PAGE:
Using Google Meet, Ellis can create a virtual classroom that allows students to join in and participate in live interactive lectures. While it does have its limitations (the audio mic allows only one voice at one time), students can get into a queue which allows them to have their voices heard when it's their turn to speak.
"With Google Meet you can get up to 200 people involved and you all come up in little bubbles," said Ellis. "The Toronto Symphony Orchestra performed a beautiful concerto last week and all of them were at home, all on Google Meet.
"Last week I did one at a time and that was OK and on Friday I called in two students and that was lovely. They can see each other and see me and they can hear each other. It will be a good medium when I'm introducing a new concept to the kids. (This) week I'm introducing how to work a times table chart."
Ellis admits each teacher is at a different stage of familiarity with online teaching tools and some who teach older students have a better grasp because they've been making use of them since the school year began. Like the teachers, students had no warning about the school closures and the Foothills School District where Ellis teaches set up a plan for each student to come to school that week with a parent or guardian, arriving on designated days based on the first initial of their surnames to pick up their personal school supplies.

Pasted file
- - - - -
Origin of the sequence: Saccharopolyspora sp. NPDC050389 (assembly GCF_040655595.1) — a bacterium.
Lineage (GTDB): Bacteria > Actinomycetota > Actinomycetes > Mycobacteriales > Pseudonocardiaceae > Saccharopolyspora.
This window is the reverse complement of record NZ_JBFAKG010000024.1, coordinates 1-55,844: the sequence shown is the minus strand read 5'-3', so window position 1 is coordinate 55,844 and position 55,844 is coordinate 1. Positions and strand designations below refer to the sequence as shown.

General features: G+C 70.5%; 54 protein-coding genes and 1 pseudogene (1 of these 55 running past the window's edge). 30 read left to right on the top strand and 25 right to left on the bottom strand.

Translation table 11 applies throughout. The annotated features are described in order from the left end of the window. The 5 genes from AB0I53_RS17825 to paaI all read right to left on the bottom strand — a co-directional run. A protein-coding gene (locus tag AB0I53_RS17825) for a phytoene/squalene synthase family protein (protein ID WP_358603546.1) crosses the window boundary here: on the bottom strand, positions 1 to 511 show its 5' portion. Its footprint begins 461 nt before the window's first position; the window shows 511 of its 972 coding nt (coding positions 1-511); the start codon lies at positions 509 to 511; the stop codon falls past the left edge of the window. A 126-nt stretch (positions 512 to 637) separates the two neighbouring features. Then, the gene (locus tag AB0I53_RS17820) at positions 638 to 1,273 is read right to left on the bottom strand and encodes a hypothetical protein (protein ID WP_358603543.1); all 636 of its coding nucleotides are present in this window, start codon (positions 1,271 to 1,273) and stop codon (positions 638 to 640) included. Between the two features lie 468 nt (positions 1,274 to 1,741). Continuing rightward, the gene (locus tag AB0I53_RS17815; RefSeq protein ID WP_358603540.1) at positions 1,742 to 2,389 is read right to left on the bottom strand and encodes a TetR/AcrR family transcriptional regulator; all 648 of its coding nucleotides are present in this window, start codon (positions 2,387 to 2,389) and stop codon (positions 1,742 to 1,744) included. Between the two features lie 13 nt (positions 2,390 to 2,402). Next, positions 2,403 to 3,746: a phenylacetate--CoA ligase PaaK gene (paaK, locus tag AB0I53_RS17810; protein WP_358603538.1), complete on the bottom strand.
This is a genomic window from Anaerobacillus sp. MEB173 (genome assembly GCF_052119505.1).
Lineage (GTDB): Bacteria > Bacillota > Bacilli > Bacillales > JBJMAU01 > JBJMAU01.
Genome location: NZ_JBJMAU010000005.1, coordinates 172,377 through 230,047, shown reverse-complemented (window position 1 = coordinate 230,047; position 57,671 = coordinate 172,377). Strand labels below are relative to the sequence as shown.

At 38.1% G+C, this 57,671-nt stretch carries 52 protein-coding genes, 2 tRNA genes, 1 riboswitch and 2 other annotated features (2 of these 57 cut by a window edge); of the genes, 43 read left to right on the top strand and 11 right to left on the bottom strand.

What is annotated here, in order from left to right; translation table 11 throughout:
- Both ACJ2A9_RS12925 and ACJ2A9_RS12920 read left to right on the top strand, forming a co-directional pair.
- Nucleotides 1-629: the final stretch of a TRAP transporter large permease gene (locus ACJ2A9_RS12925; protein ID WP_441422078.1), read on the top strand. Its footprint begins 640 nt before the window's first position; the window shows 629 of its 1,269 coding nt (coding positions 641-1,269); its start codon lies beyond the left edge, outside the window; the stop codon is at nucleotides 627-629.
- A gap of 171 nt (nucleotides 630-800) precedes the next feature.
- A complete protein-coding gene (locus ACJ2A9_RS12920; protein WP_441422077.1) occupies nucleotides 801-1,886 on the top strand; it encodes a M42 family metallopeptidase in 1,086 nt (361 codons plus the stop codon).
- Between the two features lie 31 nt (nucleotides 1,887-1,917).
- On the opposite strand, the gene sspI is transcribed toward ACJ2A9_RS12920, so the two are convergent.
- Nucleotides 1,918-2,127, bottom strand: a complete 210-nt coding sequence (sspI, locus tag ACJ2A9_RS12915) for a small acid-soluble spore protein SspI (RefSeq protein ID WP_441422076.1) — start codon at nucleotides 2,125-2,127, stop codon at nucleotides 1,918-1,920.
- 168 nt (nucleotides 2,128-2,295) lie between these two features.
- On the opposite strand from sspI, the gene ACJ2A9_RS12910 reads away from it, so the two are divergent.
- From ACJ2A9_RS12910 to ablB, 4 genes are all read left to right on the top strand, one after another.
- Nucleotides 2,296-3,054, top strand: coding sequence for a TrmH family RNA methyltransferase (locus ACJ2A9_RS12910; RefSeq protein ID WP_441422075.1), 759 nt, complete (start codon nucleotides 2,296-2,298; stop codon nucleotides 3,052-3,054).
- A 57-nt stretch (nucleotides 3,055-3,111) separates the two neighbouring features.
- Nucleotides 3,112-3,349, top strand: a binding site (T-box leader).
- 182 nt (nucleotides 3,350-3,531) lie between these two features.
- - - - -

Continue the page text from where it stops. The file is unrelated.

Ellis attaches the week's textbook reading and handout assignments in weekly emails to parents on Mondays which each student has to complete by the end of the week. Depending on the age of students, that might require some help from the parents. For teens used to working with computers, it's mostly been a smooth adjustment. The challenge for some families is there might be four school-aged kids trying to use one computer and the parents also need that computer to work from home. In a case like that, or if the family has no way to print off the assignments, Ellis knows which students need their learning plan printed out for them and makes them available for pickup on Mondays at the school.
Because the coronavirus can live on surfaces for as long as three days, teachers are not allowed to hand out printed material for students to receive the same day. Student assignments dropped off at the school on Fridays are placed into lock boxes which are sealed until after each weekend.